Tips for Mentoring a Student Intern Who Has a Disability
Although the NextGen Leaders Program is a career development program for students and recent graduates with disabilities, we found the below excerpt from Employer Assistance and Resource Network on Disability Inclusion (EARN) provides some excellent tips for mentoring a student who has a disability, whether or not this is a student intern.
Ask Your Mentee What Support He or She Wants from You
The beginning of any mentoring relationship involves identifying and agreeing upon the goals and outcomes to be attained. While you may have your own ideas about what sort of help or support you can provide, ask your mentee what his or her expectations are. This may include professional guid¬ance or assistance navigating the workplace or profession; help meeting and networking with other professionals in the office or field; and input on how to address challenging situations at work. Your mentee may also simply want someone to listen and provide encouragement as she or he experiences successes and challenges. Ask your mentee about how you can be helpful each time you communicate and proceed accordingly.
Create a Mentoring Plan
Once you know what your mentee wants, develop a plan for how you will provide the desired sup-port and assistance through the mentoring relationship. A mentoring plan is a written document that clearly defines the mentoring goals and objectives agreed upon by the mentor and mentee. The plan also outlines action steps the mentor and mentee agree to take to achieve the goals and objectives. Creating a plan clarifies expectations and responsibilities for both individuals and provides a tool for tracking the progress and outcomes of the relationship.
Agree Upon How and When to Communicate
Mentoring is most effective when mentors and mentees meet or talk regularly and maintain consistent contact. Ask your mentee when and how he or she prefers to communicate or meet. Also, let your mentee know when you are most available and the best way to contact you. You may decide together that meeting in person each week at a set time and location works best or you may agree to have a flexible meeting schedule. In addition to regular meetings or conversations, let your men¬tee know how they can reach you in the case that an urgent situation arises such as an unexpected problem in the workplace. Make certain you are providing any communication or meeting related accommodation requests for your mentee.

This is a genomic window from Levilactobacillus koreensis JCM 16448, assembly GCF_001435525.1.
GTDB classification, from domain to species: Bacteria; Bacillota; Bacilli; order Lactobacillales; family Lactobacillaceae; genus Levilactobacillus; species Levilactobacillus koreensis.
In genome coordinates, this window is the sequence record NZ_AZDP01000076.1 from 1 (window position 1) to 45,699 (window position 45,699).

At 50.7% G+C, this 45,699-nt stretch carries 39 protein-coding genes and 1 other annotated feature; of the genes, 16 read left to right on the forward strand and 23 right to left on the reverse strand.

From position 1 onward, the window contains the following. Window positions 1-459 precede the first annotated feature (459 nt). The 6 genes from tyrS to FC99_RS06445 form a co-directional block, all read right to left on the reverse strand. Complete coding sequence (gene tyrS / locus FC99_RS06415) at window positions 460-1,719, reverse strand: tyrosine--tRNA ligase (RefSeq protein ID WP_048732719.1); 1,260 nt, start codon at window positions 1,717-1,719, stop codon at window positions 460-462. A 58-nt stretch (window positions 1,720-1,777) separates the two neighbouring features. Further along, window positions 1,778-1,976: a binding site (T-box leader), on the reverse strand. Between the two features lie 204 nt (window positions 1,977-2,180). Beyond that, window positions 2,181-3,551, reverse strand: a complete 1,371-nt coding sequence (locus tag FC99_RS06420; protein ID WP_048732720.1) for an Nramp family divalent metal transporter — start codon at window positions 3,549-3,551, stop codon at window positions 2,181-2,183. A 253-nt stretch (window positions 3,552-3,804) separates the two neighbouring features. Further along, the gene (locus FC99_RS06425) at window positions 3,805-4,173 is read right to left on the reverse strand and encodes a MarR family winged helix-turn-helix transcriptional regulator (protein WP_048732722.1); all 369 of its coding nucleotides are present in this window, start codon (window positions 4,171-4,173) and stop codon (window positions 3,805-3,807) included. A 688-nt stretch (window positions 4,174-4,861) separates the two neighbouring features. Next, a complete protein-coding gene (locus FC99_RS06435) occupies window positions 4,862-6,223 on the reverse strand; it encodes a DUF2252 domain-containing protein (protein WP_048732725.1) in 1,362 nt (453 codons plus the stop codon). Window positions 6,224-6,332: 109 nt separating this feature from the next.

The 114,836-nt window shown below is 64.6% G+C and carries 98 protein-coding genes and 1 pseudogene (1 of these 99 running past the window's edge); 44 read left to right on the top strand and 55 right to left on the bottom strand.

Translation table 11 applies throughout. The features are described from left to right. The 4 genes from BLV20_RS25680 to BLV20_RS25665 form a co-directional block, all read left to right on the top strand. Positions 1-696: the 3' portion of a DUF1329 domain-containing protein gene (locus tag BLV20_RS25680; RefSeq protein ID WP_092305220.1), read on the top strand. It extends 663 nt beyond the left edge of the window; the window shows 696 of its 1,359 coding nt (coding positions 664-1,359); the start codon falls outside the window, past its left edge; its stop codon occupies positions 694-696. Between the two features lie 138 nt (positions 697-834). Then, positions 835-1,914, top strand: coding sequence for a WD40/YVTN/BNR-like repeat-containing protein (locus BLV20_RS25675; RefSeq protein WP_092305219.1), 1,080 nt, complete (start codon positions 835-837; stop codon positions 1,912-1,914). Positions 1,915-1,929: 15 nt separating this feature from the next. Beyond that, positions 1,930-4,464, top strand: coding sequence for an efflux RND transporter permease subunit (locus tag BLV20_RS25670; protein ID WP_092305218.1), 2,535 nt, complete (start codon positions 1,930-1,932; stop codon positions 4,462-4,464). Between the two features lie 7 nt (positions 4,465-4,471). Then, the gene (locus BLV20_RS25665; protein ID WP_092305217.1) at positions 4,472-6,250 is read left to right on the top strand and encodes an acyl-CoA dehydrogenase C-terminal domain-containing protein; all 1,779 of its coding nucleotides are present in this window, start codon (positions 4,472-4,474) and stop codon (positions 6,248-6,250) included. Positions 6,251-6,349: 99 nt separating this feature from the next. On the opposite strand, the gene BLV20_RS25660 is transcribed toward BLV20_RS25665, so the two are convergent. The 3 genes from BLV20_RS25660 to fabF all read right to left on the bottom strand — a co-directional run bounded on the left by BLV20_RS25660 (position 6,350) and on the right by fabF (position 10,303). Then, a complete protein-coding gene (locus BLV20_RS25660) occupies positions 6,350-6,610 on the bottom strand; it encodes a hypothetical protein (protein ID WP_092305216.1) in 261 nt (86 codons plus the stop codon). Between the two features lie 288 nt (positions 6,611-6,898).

Treat Your Mentee the Same As You Would Any Student Intern
A student intern who has a disability is just like other qualified interns who do not have disabilities. Your mentee has many skills and talents to contribute to the workplace. He or she has a desire to learn and grow through the internship experience and wants to succeed and advance in the world of work. Treat your mentee just like anyone else you may mentor. Have high expectations for what mentees have to offer and an appreciation for individuality.
Don’t Make Assumptions – Simply Ask
Don’t assume anything about your mentee or make judgments based on what you see or what you hear from others. Your mentee knows himself or herself better than anyone else, so start getting to know your mentee by asking questions you might ask any student intern such as: “What are your career goals? What are your strengths? What skills or knowledge do you want to learn or improve? What do you hope to gain through the internship?” Mentees may or may not choose to directly talk about their disability and this should be respected. However, if disclosure may be important to the success of the internship, you could approach this subject by asking for permission to discuss the disability and explain the advantages of doing so. If your mentee prefers not to engage in such discussion, do not insist. If he or she agrees, keep your questions focused on what’s relevant to the internship experience such as “Is there anything we can do to make the internship experience better for you?”
Establish Trust through Active Listening
The success of any mentoring relationship hinges on establishing trust. Being a good listener is an important strategy for building trust with your mentee. The more you ask questions and actively listen to what your mentee shares about him or herself and the internship experience, the more you will learn about who your mentee is and what support he or she wants from you as a mentor. While you bring a lot of professional and personal experience to the relationship, avoid the temptation of focusing on yourself. Share your experience and knowledge as it relates to the mentee’s interests and goals and respond to specific questions posed about career and professional achievements. Make mutual sharing and learning an objective of every interaction while keeping the focus on what the mentee wants to discuss. Be careful not to tell your mentee what to do but rather help them think through options so they may come to an appropriate conclusion.
Introduce Your Mentee to Other Professionals with and without Disabilities
As someone who already has a network of professional connections, you can play an important role in your mentee’s growth by introducing him or her to other professionals. If your mentee has a disability, they could benefit from meeting professionals both with and without disabilities. Meeting a diverse network of individuals will help your mentee start to develop contacts and gain multiple perspectives on the world of work and profession of interest.
The Employer Assistance and Resource Network on Disability Inclusion (EARN) is a free resource that helps employers tap the benefits of disability diversity. EARN is funded by the U.S. Department of Labor’s Office of Disability Employment Policy (ODEP) under a cooperative agreement with Cornell University. www.AskEarn.org; [email protected]